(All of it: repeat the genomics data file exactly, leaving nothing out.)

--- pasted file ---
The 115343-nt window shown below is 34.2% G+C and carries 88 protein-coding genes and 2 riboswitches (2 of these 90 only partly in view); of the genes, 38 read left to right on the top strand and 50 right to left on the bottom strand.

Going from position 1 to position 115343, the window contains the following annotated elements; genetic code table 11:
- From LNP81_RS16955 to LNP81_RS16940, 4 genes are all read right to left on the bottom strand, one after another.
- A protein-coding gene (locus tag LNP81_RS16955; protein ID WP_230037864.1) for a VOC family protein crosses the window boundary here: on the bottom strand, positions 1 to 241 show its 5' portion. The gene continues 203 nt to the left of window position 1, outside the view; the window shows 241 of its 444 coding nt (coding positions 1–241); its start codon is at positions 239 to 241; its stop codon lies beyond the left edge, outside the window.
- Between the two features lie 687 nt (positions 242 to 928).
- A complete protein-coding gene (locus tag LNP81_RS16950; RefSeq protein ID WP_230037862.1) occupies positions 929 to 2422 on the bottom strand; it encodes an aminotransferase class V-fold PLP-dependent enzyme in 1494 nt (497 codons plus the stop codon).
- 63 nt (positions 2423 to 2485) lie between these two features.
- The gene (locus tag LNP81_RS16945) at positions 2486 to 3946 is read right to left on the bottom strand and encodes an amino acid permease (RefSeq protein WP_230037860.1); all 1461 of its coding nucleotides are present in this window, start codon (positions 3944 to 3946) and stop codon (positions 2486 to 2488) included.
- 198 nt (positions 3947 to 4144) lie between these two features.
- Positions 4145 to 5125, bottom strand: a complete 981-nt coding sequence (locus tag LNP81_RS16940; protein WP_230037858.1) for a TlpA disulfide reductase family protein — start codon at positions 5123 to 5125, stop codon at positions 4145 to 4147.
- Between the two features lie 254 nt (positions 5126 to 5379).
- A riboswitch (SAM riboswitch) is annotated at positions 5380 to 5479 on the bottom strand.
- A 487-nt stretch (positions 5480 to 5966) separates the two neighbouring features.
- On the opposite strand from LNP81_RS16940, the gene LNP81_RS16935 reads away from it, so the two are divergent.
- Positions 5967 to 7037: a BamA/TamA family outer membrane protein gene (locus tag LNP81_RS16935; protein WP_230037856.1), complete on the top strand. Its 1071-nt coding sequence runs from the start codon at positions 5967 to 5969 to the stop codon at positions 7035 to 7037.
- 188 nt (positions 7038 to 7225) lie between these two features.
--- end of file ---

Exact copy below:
The 115343-nt window shown below is 34.2% G+C and carries 88 protein-coding genes and 2 riboswitches (2 of these 90 only partly in view); of the genes, 38 read left to right on the top strand and 50 right to left on the bottom strand.

Going from position 1 to position 115343, the window contains the following annotated elements; genetic code table 11:
- From LNP81_RS16955 to LNP81_RS16940, 4 genes are all read right to left on the bottom strand, one after another.
- A protein-coding gene (locus tag LNP81_RS16955; protein ID WP_230037864.1) for a VOC family protein crosses the window boundary here: on the bottom strand, positions 1 to 241 show its 5' portion. The gene continues 203 nt to the left of window position 1, outside the view; the window shows 241 of its 444 coding nt (coding positions 1–241); its start codon is at positions 239 to 241; its stop codon lies beyond the left edge, outside the window.
- Between the two features lie 687 nt (positions 242 to 928).
- A complete protein-coding gene (locus tag LNP81_RS16950; RefSeq protein ID WP_230037862.1) occupies positions 929 to 2422 on the bottom strand; it encodes an aminotransferase class V-fold PLP-dependent enzyme in 1494 nt (497 codons plus the stop codon).
- 63 nt (positions 2423 to 2485) lie between these two features.
- The gene (locus tag LNP81_RS16945) at positions 2486 to 3946 is read right to left on the bottom strand and encodes an amino acid permease (RefSeq protein WP_230037860.1); all 1461 of its coding nucleotides are present in this window, start codon (positions 3944 to 3946) and stop codon (positions 2486 to 2488) included.
- 198 nt (positions 3947 to 4144) lie between these two features.
- Positions 4145 to 5125, bottom strand: a complete 981-nt coding sequence (locus tag LNP81_RS16940; protein WP_230037858.1) for a TlpA disulfide reductase family protein — start codon at positions 5123 to 5125, stop codon at positions 4145 to 4147.
- Between the two features lie 254 nt (positions 5126 to 5379).
- A riboswitch (SAM riboswitch) is annotated at positions 5380 to 5479 on the bottom strand.
- A 487-nt stretch (positions 5480 to 5966) separates the two neighbouring features.
- On the opposite strand from LNP81_RS16940, the gene LNP81_RS16935 reads away from it, so the two are divergent.
- Positions 5967 to 7037: a BamA/TamA family outer membrane protein gene (locus tag LNP81_RS16935; protein WP_230037856.1), complete on the top strand. Its 1071-nt coding sequence runs from the start codon at positions 5967 to 5969 to the stop codon at positions 7035 to 7037.
- 188 nt (positions 7038 to 7225) lie between these two features.